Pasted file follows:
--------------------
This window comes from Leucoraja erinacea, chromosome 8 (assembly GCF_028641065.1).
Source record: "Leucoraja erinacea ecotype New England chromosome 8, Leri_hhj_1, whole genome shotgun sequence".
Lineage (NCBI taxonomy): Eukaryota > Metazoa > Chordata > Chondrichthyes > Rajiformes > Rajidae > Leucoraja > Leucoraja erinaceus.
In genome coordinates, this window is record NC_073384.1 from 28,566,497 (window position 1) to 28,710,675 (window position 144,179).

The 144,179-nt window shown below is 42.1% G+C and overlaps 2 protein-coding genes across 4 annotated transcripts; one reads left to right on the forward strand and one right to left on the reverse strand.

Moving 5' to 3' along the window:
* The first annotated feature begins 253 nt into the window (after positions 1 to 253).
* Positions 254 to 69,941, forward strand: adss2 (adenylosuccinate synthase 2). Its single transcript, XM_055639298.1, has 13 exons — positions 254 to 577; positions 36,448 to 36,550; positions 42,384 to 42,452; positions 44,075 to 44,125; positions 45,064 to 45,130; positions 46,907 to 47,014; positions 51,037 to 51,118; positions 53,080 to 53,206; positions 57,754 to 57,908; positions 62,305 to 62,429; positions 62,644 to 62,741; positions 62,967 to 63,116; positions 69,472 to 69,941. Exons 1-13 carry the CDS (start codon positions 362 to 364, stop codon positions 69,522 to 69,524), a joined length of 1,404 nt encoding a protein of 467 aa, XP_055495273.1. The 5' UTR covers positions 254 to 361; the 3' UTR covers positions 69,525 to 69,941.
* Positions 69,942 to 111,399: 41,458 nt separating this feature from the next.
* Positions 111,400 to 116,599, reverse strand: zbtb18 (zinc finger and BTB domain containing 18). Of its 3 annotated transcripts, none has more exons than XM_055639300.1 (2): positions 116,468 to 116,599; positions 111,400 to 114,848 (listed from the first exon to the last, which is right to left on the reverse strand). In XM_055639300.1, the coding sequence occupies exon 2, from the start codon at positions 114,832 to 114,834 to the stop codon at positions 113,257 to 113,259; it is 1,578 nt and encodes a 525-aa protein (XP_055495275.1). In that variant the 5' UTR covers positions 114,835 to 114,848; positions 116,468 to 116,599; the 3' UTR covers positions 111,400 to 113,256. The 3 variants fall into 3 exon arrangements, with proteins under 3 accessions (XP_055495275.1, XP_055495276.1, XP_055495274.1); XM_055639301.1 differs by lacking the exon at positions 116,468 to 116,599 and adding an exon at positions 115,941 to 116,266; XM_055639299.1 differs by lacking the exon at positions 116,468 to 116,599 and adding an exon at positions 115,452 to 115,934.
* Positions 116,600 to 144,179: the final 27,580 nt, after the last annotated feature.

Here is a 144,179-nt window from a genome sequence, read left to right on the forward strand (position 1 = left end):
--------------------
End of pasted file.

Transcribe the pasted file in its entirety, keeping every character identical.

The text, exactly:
This window comes from Leucoraja erinacea, chromosome 8 (assembly GCF_028641065.1).
Source record: "Leucoraja erinacea ecotype New England chromosome 8, Leri_hhj_1, whole genome shotgun sequence".
Lineage (NCBI taxonomy): Eukaryota > Metazoa > Chordata > Chondrichthyes > Rajiformes > Rajidae > Leucoraja > Leucoraja erinaceus.
In genome coordinates, this window is record NC_073384.1 from 28,566,497 (window position 1) to 28,710,675 (window position 144,179).

The 144,179-nt window shown below is 42.1% G+C and overlaps 2 protein-coding genes across 4 annotated transcripts; one reads left to right on the forward strand and one right to left on the reverse strand.

Moving 5' to 3' along the window:
* The first annotated feature begins 253 nt into the window (after positions 1 to 253).
* Positions 254 to 69,941, forward strand: adss2 (adenylosuccinate synthase 2). Its single transcript, XM_055639298.1, has 13 exons — positions 254 to 577; positions 36,448 to 36,550; positions 42,384 to 42,452; positions 44,075 to 44,125; positions 45,064 to 45,130; positions 46,907 to 47,014; positions 51,037 to 51,118; positions 53,080 to 53,206; positions 57,754 to 57,908; positions 62,305 to 62,429; positions 62,644 to 62,741; positions 62,967 to 63,116; positions 69,472 to 69,941. Exons 1-13 carry the CDS (start codon positions 362 to 364, stop codon positions 69,522 to 69,524), a joined length of 1,404 nt encoding a protein of 467 aa, XP_055495273.1. The 5' UTR covers positions 254 to 361; the 3' UTR covers positions 69,525 to 69,941.
* Positions 69,942 to 111,399: 41,458 nt separating this feature from the next.
* Positions 111,400 to 116,599, reverse strand: zbtb18 (zinc finger and BTB domain containing 18). Of its 3 annotated transcripts, none has more exons than XM_055639300.1 (2): positions 116,468 to 116,599; positions 111,400 to 114,848 (listed from the first exon to the last, which is right to left on the reverse strand). In XM_055639300.1, the coding sequence occupies exon 2, from the start codon at positions 114,832 to 114,834 to the stop codon at positions 113,257 to 113,259; it is 1,578 nt and encodes a 525-aa protein (XP_055495275.1). In that variant the 5' UTR covers positions 114,835 to 114,848; positions 116,468 to 116,599; the 3' UTR covers positions 111,400 to 113,256. The 3 variants fall into 3 exon arrangements, with proteins under 3 accessions (XP_055495275.1, XP_055495276.1, XP_055495274.1); XM_055639301.1 differs by lacking the exon at positions 116,468 to 116,599 and adding an exon at positions 115,941 to 116,266; XM_055639299.1 differs by lacking the exon at positions 116,468 to 116,599 and adding an exon at positions 115,452 to 115,934.
* Positions 116,600 to 144,179: the final 27,580 nt, after the last annotated feature.

Here is a 144,179-nt window from a genome sequence, read left to right on the forward strand (position 1 = left end):